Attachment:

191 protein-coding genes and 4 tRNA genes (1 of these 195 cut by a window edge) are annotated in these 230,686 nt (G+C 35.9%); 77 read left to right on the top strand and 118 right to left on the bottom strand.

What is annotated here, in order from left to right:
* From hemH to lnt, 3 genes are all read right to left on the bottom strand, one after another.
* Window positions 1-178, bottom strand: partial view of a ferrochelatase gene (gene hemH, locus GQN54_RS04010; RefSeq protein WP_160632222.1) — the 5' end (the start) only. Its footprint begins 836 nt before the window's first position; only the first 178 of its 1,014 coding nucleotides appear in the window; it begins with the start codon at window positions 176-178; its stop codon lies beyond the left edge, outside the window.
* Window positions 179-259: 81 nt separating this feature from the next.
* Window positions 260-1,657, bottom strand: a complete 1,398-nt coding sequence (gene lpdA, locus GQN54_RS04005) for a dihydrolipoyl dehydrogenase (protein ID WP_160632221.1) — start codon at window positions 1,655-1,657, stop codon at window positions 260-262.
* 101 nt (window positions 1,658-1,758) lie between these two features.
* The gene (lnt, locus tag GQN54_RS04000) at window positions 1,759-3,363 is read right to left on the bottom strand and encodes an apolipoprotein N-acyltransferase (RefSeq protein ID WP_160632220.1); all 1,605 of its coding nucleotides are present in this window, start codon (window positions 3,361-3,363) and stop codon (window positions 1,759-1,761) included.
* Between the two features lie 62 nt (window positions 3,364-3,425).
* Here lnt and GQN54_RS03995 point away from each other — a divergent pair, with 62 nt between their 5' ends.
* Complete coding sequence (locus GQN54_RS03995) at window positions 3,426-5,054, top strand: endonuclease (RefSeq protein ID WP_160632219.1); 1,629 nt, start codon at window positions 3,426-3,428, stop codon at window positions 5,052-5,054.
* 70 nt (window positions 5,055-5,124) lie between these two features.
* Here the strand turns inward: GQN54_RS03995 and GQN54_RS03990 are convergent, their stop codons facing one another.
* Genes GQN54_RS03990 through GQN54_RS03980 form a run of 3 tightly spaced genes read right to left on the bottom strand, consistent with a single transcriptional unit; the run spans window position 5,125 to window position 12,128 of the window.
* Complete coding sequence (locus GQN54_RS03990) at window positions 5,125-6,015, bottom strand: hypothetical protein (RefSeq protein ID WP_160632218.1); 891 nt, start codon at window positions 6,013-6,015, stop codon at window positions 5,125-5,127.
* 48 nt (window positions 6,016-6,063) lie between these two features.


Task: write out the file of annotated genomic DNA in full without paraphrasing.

191 protein-coding genes and 4 tRNA genes (1 of these 195 cut by a window edge) are annotated in these 230,686 nt (G+C 35.9%); 77 read left to right on the top strand and 118 right to left on the bottom strand.

What is annotated here, in order from left to right:
* From hemH to lnt, 3 genes are all read right to left on the bottom strand, one after another.
* Window positions 1-178, bottom strand: partial view of a ferrochelatase gene (gene hemH, locus GQN54_RS04010; RefSeq protein WP_160632222.1) — the 5' end (the start) only. Its footprint begins 836 nt before the window's first position; only the first 178 of its 1,014 coding nucleotides appear in the window; it begins with the start codon at window positions 176-178; its stop codon lies beyond the left edge, outside the window.
* Window positions 179-259: 81 nt separating this feature from the next.
* Window positions 260-1,657, bottom strand: a complete 1,398-nt coding sequence (gene lpdA, locus GQN54_RS04005) for a dihydrolipoyl dehydrogenase (protein ID WP_160632221.1) — start codon at window positions 1,655-1,657, stop codon at window positions 260-262.
* 101 nt (window positions 1,658-1,758) lie between these two features.
* The gene (lnt, locus tag GQN54_RS04000) at window positions 1,759-3,363 is read right to left on the bottom strand and encodes an apolipoprotein N-acyltransferase (RefSeq protein ID WP_160632220.1); all 1,605 of its coding nucleotides are present in this window, start codon (window positions 3,361-3,363) and stop codon (window positions 1,759-1,761) included.
* Between the two features lie 62 nt (window positions 3,364-3,425).
* Here lnt and GQN54_RS03995 point away from each other — a divergent pair, with 62 nt between their 5' ends.
* Complete coding sequence (locus GQN54_RS03995) at window positions 3,426-5,054, top strand: endonuclease (RefSeq protein ID WP_160632219.1); 1,629 nt, start codon at window positions 3,426-3,428, stop codon at window positions 5,052-5,054.
* 70 nt (window positions 5,055-5,124) lie between these two features.
* Here the strand turns inward: GQN54_RS03995 and GQN54_RS03990 are convergent, their stop codons facing one another.
* Genes GQN54_RS03990 through GQN54_RS03980 form a run of 3 tightly spaced genes read right to left on the bottom strand, consistent with a single transcriptional unit; the run spans window position 5,125 to window position 12,128 of the window.
* Complete coding sequence (locus GQN54_RS03990) at window positions 5,125-6,015, bottom strand: hypothetical protein (RefSeq protein ID WP_160632218.1); 891 nt, start codon at window positions 6,013-6,015, stop codon at window positions 5,125-5,127.
* 48 nt (window positions 6,016-6,063) lie between these two features.